As one of the oldest Sees in Christendom, the Antiochean Church has inherited a long and rich theological tradition distinct from (though complementary to) that of the Latin Churches.  Because of the unfortunate events of the eleventh century, the Melkites were for a period out of communion with Rome, and as such continued to develop their ecclesial life within the Greek/Arabic tradition. When this communion was restored in the 18th century, the Melkites took great pains to ensure that their particular Byzantine theological and spiritual structures remained relatively free of Latin influences. Thanks to the efforts of the Patriarchs and Popes Benedict XIV, Leo XIII, Pius XII, John XXIII, Paul VI, John Paul II, and Benedict XVI, the Melkite Church has come to be an outspoken voice of Eastern Orthodoxy in the midst of the Catholic communion. In 1995, through the tireless work of Archbishop Elias Zoghby, a two-point profession of faith was presented to the Melkite Synod of Bishops. Known as the “Zoghby Initiative,” it states the following:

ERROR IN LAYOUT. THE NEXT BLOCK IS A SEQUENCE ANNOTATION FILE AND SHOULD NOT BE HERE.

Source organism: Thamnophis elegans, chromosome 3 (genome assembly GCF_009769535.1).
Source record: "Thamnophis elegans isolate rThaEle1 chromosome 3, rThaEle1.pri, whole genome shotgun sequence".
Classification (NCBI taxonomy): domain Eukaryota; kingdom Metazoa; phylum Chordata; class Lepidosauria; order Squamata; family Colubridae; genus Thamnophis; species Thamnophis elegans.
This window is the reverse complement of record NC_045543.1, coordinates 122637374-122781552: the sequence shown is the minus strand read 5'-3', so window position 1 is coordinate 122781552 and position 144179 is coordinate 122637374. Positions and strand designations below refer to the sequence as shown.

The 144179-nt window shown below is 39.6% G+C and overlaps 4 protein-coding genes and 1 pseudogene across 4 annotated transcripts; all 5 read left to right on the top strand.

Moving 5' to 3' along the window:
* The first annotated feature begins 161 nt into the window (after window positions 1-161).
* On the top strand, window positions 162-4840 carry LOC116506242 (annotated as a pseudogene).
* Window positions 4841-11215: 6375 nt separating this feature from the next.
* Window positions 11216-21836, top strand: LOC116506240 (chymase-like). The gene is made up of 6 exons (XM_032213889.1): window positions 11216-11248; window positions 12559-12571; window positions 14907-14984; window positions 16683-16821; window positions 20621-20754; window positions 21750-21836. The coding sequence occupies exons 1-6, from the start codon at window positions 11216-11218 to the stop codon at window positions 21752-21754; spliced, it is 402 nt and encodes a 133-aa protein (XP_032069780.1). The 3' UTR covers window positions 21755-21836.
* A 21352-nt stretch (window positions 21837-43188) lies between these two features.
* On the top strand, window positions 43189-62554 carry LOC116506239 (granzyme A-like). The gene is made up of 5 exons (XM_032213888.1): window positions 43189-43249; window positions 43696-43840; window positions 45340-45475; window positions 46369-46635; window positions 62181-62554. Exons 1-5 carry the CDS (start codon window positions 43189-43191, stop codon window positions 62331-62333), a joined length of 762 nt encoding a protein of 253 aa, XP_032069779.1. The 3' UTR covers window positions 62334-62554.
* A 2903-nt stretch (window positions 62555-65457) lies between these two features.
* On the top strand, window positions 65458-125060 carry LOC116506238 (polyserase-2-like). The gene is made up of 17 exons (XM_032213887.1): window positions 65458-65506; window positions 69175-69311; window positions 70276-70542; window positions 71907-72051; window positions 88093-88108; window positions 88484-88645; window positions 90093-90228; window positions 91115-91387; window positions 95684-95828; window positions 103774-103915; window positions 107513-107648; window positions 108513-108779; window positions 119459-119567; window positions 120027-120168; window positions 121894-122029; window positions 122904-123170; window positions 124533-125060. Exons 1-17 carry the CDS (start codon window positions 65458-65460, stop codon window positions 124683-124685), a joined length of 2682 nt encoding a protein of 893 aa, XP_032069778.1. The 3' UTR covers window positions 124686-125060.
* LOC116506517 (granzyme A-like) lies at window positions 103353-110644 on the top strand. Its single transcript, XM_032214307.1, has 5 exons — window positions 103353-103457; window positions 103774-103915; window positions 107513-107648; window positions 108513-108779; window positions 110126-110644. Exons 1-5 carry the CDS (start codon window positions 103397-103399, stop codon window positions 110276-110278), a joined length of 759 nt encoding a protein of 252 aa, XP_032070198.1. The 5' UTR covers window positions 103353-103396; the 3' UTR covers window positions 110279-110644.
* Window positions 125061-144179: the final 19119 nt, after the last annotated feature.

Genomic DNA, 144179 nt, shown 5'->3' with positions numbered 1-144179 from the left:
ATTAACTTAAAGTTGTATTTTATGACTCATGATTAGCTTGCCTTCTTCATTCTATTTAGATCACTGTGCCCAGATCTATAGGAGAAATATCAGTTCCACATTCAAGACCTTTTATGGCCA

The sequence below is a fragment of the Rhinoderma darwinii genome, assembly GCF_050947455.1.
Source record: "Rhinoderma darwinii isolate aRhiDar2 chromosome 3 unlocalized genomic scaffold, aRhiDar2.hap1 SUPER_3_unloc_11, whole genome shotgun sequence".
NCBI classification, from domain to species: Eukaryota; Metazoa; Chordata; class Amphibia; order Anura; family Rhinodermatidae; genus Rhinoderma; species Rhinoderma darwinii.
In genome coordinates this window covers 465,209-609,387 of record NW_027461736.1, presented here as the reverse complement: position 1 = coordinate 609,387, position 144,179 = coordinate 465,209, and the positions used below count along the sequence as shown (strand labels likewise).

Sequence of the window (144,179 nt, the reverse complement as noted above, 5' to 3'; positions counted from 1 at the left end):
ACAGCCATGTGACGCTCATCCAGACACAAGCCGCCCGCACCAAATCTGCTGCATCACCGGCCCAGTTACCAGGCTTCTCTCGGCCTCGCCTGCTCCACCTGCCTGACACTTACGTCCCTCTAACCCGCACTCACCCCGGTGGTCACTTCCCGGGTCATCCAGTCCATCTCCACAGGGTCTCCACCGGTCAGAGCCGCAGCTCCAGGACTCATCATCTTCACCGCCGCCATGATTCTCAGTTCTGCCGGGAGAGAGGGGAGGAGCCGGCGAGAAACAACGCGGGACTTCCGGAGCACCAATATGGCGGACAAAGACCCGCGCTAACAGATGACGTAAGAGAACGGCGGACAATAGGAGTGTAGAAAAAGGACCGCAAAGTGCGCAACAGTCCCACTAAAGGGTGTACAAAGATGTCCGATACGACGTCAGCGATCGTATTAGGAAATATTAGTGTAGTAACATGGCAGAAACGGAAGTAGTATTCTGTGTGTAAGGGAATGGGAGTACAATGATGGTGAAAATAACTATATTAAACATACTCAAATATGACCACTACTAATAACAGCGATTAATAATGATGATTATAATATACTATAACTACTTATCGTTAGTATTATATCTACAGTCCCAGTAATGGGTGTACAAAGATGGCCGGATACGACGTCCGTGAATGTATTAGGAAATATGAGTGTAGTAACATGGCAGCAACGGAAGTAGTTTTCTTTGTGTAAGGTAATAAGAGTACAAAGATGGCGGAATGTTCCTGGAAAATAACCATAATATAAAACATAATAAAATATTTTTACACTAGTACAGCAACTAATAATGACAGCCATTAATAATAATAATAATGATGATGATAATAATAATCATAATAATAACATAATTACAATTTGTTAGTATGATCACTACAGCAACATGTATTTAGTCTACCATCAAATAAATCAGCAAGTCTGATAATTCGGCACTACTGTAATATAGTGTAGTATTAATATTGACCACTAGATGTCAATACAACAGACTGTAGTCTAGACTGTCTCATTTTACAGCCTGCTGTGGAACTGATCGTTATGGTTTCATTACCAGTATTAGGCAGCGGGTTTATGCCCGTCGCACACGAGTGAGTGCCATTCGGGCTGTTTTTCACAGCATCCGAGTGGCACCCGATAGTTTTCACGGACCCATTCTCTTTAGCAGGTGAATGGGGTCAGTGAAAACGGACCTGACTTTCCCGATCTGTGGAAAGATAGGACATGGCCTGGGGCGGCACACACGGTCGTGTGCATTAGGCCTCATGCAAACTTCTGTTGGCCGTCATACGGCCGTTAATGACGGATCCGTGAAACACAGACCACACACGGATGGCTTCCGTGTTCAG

I believe in everything which Eastern Orthodoxy teaches.

I am in communion with the Bishop of Rome, in the limits recognized as the first among the bishops by the holy fathers of the East during the first millennium, before the separation.